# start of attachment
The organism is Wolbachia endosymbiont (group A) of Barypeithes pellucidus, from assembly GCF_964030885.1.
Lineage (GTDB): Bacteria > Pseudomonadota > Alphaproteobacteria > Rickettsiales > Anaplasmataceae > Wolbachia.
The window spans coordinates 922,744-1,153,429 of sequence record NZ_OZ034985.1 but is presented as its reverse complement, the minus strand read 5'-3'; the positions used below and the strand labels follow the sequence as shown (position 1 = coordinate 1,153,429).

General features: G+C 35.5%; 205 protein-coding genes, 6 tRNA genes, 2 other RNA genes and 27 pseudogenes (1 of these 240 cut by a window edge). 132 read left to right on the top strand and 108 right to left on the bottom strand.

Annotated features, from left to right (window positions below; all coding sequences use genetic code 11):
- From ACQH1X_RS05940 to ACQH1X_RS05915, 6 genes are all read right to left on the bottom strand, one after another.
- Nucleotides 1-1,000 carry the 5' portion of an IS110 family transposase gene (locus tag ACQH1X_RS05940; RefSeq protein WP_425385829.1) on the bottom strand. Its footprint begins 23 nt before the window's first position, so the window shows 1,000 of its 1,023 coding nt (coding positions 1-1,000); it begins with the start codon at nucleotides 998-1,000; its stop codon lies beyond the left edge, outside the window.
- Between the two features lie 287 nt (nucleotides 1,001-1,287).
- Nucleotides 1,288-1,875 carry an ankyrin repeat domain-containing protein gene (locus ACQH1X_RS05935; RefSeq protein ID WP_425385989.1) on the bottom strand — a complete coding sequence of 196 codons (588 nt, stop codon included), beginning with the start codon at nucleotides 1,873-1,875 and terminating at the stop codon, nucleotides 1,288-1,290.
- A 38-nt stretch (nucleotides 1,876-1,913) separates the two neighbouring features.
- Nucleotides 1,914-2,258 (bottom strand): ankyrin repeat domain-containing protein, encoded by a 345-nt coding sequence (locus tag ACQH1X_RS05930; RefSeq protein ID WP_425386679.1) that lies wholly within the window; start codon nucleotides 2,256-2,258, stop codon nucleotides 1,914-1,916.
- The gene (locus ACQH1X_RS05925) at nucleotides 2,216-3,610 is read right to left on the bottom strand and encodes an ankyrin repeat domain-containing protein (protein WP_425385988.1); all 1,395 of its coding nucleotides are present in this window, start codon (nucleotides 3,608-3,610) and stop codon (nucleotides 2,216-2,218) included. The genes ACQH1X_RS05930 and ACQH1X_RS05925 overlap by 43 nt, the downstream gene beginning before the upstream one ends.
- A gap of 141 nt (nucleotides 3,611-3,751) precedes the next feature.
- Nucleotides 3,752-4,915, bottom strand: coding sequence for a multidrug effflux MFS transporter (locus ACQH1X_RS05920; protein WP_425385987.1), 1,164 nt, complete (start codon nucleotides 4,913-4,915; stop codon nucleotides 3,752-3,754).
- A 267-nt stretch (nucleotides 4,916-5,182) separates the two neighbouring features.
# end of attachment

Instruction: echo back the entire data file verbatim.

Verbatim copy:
The organism is Wolbachia endosymbiont (group A) of Barypeithes pellucidus, from assembly GCF_964030885.1.
Lineage (GTDB): Bacteria > Pseudomonadota > Alphaproteobacteria > Rickettsiales > Anaplasmataceae > Wolbachia.
The window spans coordinates 922,744-1,153,429 of sequence record NZ_OZ034985.1 but is presented as its reverse complement, the minus strand read 5'-3'; the positions used below and the strand labels follow the sequence as shown (position 1 = coordinate 1,153,429).

General features: G+C 35.5%; 205 protein-coding genes, 6 tRNA genes, 2 other RNA genes and 27 pseudogenes (1 of these 240 cut by a window edge). 132 read left to right on the top strand and 108 right to left on the bottom strand.

Annotated features, from left to right (window positions below; all coding sequences use genetic code 11):
- From ACQH1X_RS05940 to ACQH1X_RS05915, 6 genes are all read right to left on the bottom strand, one after another.
- Nucleotides 1-1,000 carry the 5' portion of an IS110 family transposase gene (locus tag ACQH1X_RS05940; RefSeq protein WP_425385829.1) on the bottom strand. Its footprint begins 23 nt before the window's first position, so the window shows 1,000 of its 1,023 coding nt (coding positions 1-1,000); it begins with the start codon at nucleotides 998-1,000; its stop codon lies beyond the left edge, outside the window.
- Between the two features lie 287 nt (nucleotides 1,001-1,287).
- Nucleotides 1,288-1,875 carry an ankyrin repeat domain-containing protein gene (locus ACQH1X_RS05935; RefSeq protein ID WP_425385989.1) on the bottom strand — a complete coding sequence of 196 codons (588 nt, stop codon included), beginning with the start codon at nucleotides 1,873-1,875 and terminating at the stop codon, nucleotides 1,288-1,290.
- A 38-nt stretch (nucleotides 1,876-1,913) separates the two neighbouring features.
- Nucleotides 1,914-2,258 (bottom strand): ankyrin repeat domain-containing protein, encoded by a 345-nt coding sequence (locus tag ACQH1X_RS05930; RefSeq protein ID WP_425386679.1) that lies wholly within the window; start codon nucleotides 2,256-2,258, stop codon nucleotides 1,914-1,916.
- The gene (locus ACQH1X_RS05925) at nucleotides 2,216-3,610 is read right to left on the bottom strand and encodes an ankyrin repeat domain-containing protein (protein WP_425385988.1); all 1,395 of its coding nucleotides are present in this window, start codon (nucleotides 3,608-3,610) and stop codon (nucleotides 2,216-2,218) included. The genes ACQH1X_RS05930 and ACQH1X_RS05925 overlap by 43 nt, the downstream gene beginning before the upstream one ends.
- A gap of 141 nt (nucleotides 3,611-3,751) precedes the next feature.
- Nucleotides 3,752-4,915, bottom strand: coding sequence for a multidrug effflux MFS transporter (locus ACQH1X_RS05920; protein WP_425385987.1), 1,164 nt, complete (start codon nucleotides 4,913-4,915; stop codon nucleotides 3,752-3,754).
- A 267-nt stretch (nucleotides 4,916-5,182) separates the two neighbouring features.